File photo by Sam Hodgson
I’m embedded in City Council District 1 this week, trying to learn what its residents care about before the upcoming election. I’m meeting with as many residents as possible and then interviewing the four candidates vying to represent them.
Below, I’ve compiled five more stories shared by some of the district’s residents. If you live in the district (see this map to check), please add your voice in the comments section at the bottom. And click here for my previous District 1 coverage.
Candice Bowman’s Suburb
A big development battle in Carmel Valley is nearing a critical juncture. Kilroy Realty wants to build a “main street” with shops, apartments and public space in the middle of the neighborhood. Candice Bowman and other residents oppose it.
|Rendering courtesy of Kilroy Realty|
Bowman said her biggest concern is traffic. She fears a new shopping arena would attract more cars into her quiet, suburban neighborhood. “Traffic is just increasing up here at a frightful rate,” she said.
Residents and the developer are now reviewing the city’s first evaluation of the proposal’s impacts. The document is hundreds of pages, packed with detailed summaries, charts and statistics.
But a broader debate in the community focuses on whether the proposal fits Carmel Valley’s character. Residents seem torn between a vision of a more urban environment like University City to the south and more suburban or rural neighborhoods to the north.
Bowman said she moved to Carmel Valley for the latter and doesn’t want to see it change.
Pia Mantovani’s Library
I met Pia Mantovani, a mother of two and community volunteer, at a Starbucks in University City to talk about the controversial Regents Road Bridge. She supports building the bridge, saying it would relieve congestion and improve public safety.
Asked about her other priorities for public services, Mantovani pointed to the neighborhood’s libraries and recreational centers. “It seems like every budget year we’re fighting to keep these things open,” she said. “Everybody’s fighting for very precious space.”
In University City, she said, the facilities provide some of the only public meeting spaces. Closing them would shut down civic discussion.
With great pride, Mantovani and a few other residents told me they defeated a proposal to close south University City’s library in 2008. They picketed City Hall and pressured the council to reject the idea.
Though the Regents Road Bridge still divides the community, residents said keeping the library open was one of the greatest achievements they’ve had working together.
Hugh Davies’ Pool
Hugh Davies, director of the Museum of Contemporary Art San Diego, shares many of the same concerns as other District 1 residents. He wants smoother streets, more funding for the arts and better public transit.
But then he mentioned one of La Jolla’s most hot-button issues: the Children’s Pool. For years, residents and environmental advocates have debated whether the beach should be reserved for seals, swimmers or both.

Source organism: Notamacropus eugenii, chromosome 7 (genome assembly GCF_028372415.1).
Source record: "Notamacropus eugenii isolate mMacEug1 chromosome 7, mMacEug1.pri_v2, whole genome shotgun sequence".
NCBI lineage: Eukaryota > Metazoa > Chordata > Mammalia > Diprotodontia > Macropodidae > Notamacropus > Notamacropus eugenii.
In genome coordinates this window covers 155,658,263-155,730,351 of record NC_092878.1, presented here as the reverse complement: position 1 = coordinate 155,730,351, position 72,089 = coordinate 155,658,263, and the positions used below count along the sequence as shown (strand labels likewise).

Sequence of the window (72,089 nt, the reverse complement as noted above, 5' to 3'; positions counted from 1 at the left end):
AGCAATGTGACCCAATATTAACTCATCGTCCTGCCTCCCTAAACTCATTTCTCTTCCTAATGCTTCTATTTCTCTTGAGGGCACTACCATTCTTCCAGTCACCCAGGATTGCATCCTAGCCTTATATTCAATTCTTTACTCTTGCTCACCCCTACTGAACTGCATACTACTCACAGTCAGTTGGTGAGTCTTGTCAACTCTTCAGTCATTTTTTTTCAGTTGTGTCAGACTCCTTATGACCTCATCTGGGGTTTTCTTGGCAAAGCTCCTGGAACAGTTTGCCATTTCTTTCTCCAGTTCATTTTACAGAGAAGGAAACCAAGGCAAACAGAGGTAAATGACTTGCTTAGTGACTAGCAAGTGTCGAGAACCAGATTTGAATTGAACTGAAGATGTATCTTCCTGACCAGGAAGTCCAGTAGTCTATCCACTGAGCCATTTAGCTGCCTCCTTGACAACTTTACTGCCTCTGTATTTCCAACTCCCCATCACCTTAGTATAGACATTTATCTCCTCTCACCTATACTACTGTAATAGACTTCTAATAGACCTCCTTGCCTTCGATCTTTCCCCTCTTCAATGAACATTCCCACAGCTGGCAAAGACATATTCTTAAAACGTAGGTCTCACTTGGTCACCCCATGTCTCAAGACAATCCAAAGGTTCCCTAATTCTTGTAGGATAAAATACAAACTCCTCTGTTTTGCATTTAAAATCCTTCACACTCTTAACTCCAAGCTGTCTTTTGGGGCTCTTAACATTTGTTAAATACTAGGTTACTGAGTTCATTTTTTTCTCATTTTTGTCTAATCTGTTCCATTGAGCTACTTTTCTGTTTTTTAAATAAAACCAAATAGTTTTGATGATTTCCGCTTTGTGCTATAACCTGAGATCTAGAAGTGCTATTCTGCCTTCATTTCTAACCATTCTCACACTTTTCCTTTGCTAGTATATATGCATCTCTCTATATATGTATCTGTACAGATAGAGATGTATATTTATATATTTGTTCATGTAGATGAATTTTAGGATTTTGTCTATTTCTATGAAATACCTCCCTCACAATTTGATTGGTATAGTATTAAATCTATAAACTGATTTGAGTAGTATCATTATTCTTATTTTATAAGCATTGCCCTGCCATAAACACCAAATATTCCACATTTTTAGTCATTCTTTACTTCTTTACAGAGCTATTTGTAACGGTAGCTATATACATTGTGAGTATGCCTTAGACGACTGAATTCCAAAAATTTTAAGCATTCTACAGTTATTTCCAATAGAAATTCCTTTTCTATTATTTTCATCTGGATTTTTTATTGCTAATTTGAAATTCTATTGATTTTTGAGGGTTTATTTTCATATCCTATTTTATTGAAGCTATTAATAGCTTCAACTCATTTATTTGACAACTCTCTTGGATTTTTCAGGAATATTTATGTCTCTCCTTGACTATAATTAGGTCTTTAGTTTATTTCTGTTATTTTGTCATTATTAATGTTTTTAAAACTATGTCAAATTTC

|File photo by Sam Hodgson|
Davies said the seals should leave. “All three of my kids learned to swim in the Children’s Pool,” he said. “I find it deeply demoralizing that these seals, who didn’t build that wall, have moved into the beach.”
But, Davies added, “It’s not a life or death issue.”
Tom Ferrier’s Storm Pipe
Tom Ferrier opened a file on his home computer called “landslide” and asked which documents I wanted to see. “Oh, just the ones you got from the city and the letters you sent to the mayor and Sherri Lightner,” I replied.
Nearly two years ago, Ferrier asked the city to repair a storm pipe near his University City home. The pipe collects rain water from the street and ejects it into the hillside of Rose Canyon just beyond his property line.
|Photo by Keegan Kyle|
|Ferrier’s home viewed from the bottom of the canyon. The pipe comes out near the dark green tree on the left side of the photo.|
Over decades, runoff from the pipe has gradually eroded the hillside and created a canyon within a canyon. Ferrier said its walls of dirt are now 20 to 30 feet high, and have made the hillside less stable.
Photo by Keegan Kyle
Erosion near the bottom of the canyon
“The whole thing could take out half or a whole street,” Ferrier said. “It’s not a question of if it’s going to happen. It’s just a question of when.”
City engineers inspected the site two years ago and told Ferrier the area showed “no indications of gross instability.” But they also said the drain system needed repair and would be placed onto a list of unfunded needs. The pipe would compete for funding with other projects each year.
Ferrier wrote letters to Mayor Jerry Sanders and his council representative, Sherri Lightner, urging them to fund the repair. But since then, nothing has happened. Each time it rains, another piece of Rose Canyon erodes behind his home.
“We expected at least something would come of it,” he said. “I don’t know who I’m going to vote for. I just know who I’m not going to vote for.”
A Bike Club’s Pothole
The four candidates vying to represent District 1 attended their first and only scheduled forum Wednesday night. I’ll have more on the forum later today, but one man described an issue that I’ve heard from lots of residents this week.
He told the story of a young father who was riding with a bicycle club in the area, hit a pothole and was killed by the crash. “That bicycle club says the worst potholes from Coronado to Oceanside are in La Jolla,” he said.
The man left the forum before I could grab his name, but Candice Bowman shared a similar story with me. She rides with a bicycle club around Carmel Valley and said she had a friend who hit a pothole and ended up in a hospital’s intensive care unit.
“He didn’t see it and just hit bottom,” she said. “It was several inches deep.”
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